This is a metaphor for life. Sometimes, especially after a major setback, we so desperately want to pick up the pieces and go on to the next episode, we fail to properly repair all the levees that broke and caused the tragedy in the first place. Unless we properly fortify and repair the breaches that caused failure, we are only setting ourselves up for further failure and disaster.

The parsha we read on the last Shabbat of the year is Nitzavim. It means “standing still.” It describes how Moses addressed the standing and attentive crowd of Jews who came to hear him and enter into a new covenant with God before entering the land of Israel.

By contrast, the very next parsha, the one we will read on the first Shabbat of the new Jewish year, is called Vayelech, which means “moving.” It describes how Moses took it upon himself to travel to all the Israelite camps, so that he could address them one more time before his death.

Life is filled with “standing still” and “moving.” The key is to know when to apply each one.

If we study the respective themes of Nitzavim and Vayelech, we find they are completely different. The main theme of Nitzavim is teshuvah, repentance: “And it shall be, that when all these things — the blessing and curse — befall you, then you will turn into your heart … and you will return to God and listen to His voice….”

By contrast, the theme of Vayelech is Moses giving charge to Joshua and the rest of Israel to “Hazak Ve’Ematz!” — “Be strong and courageous!” Go out and conquer Eretz Israel, carry the Torah scroll with you wherever you go. Write it and spread the word of Torah throughout Israel.

If we were to categorize these themes, we could say that Nitzavim is all about rectifying the bad, and that Vayelech is all about doing good in the world. Before we can be strong and courageous and conquer the brave new world, we must first rectify the flaws within ourselves through teshuvah. The only way to succeed in moving forward is to first make sure that the breaches have been repaired.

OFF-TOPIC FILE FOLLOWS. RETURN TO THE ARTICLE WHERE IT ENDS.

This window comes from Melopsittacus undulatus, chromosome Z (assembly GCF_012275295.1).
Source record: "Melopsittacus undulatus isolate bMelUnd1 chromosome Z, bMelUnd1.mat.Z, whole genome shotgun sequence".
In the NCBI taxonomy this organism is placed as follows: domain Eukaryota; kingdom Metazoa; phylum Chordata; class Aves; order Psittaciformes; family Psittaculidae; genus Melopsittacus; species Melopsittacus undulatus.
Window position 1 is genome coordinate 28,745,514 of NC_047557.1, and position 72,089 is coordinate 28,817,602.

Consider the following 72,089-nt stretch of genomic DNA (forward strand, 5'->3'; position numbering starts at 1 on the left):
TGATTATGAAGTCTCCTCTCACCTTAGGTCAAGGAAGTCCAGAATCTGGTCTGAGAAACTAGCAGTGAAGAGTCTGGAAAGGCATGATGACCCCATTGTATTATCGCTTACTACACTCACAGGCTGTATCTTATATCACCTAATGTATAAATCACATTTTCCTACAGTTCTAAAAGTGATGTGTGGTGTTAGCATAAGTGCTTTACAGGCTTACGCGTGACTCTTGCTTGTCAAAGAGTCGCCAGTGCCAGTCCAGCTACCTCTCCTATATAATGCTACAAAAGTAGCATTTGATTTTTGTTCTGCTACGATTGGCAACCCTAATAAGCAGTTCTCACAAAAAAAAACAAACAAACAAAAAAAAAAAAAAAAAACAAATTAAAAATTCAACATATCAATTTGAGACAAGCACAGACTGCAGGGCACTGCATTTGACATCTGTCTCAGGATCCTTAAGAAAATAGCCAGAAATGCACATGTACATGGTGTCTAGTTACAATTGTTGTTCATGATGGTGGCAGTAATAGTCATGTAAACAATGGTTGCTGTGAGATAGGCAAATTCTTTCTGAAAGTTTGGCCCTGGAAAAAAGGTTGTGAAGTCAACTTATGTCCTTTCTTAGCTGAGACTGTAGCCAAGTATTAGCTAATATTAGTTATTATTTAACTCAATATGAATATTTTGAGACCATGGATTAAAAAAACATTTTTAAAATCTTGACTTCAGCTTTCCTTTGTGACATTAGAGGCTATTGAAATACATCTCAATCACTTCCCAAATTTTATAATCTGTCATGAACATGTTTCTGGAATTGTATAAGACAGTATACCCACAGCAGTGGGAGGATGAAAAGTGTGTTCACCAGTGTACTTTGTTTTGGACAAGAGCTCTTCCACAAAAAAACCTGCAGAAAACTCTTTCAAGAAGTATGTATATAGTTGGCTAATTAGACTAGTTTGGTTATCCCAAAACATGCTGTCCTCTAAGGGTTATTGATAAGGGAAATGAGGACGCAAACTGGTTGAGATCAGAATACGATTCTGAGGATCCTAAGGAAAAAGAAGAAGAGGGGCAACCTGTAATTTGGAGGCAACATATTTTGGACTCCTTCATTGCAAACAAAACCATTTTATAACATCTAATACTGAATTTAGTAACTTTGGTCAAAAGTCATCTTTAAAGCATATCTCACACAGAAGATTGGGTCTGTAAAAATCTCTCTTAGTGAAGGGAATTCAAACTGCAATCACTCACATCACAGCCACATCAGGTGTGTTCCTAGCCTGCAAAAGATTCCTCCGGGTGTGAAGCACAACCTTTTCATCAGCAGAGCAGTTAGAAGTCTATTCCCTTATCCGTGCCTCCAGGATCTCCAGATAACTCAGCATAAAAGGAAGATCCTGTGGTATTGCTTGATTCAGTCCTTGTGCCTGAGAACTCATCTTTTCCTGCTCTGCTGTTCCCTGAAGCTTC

Man’s normal mode of operation is to get caught up in the daily routines of life. Most of us don’t leave ourselves any time in the day to make a heshbon hanefesh — a serious and honest reckoning of who we are and what we need to do in life to become more Godly. That’s why Moses said to the Jews, “Stand still!” — stop whatever you’re doing and think for a minute about the real purpose of life. This pause for reflection is a necessary component of teshuvah.

Only after we’ve properly stood still — Nitzavim — can we pick up and start

really moving — Vayelech — toward a productive end of being strong and courageous like Moses and conquering the world at our feet.

Before we rush into the New Year and the High Holidays, it’s a good idea to pause and take spiritual inventory of this past year. Let’s remember all that has befallen us, all the decisions we’ve made and the differences between where we were a year ago and where we are today. It’s hard work, because an honest assessment of our lives can be painful — the picture isn’t always pretty. But only after careful contemplation, will we be ready to move forward and tackle the new year and all its challenges.

Daniel Korobkin is rabbi of Kehillat Yavneh in Hancock Park, and is director of synagogue services for the West Coast Orthodox Union.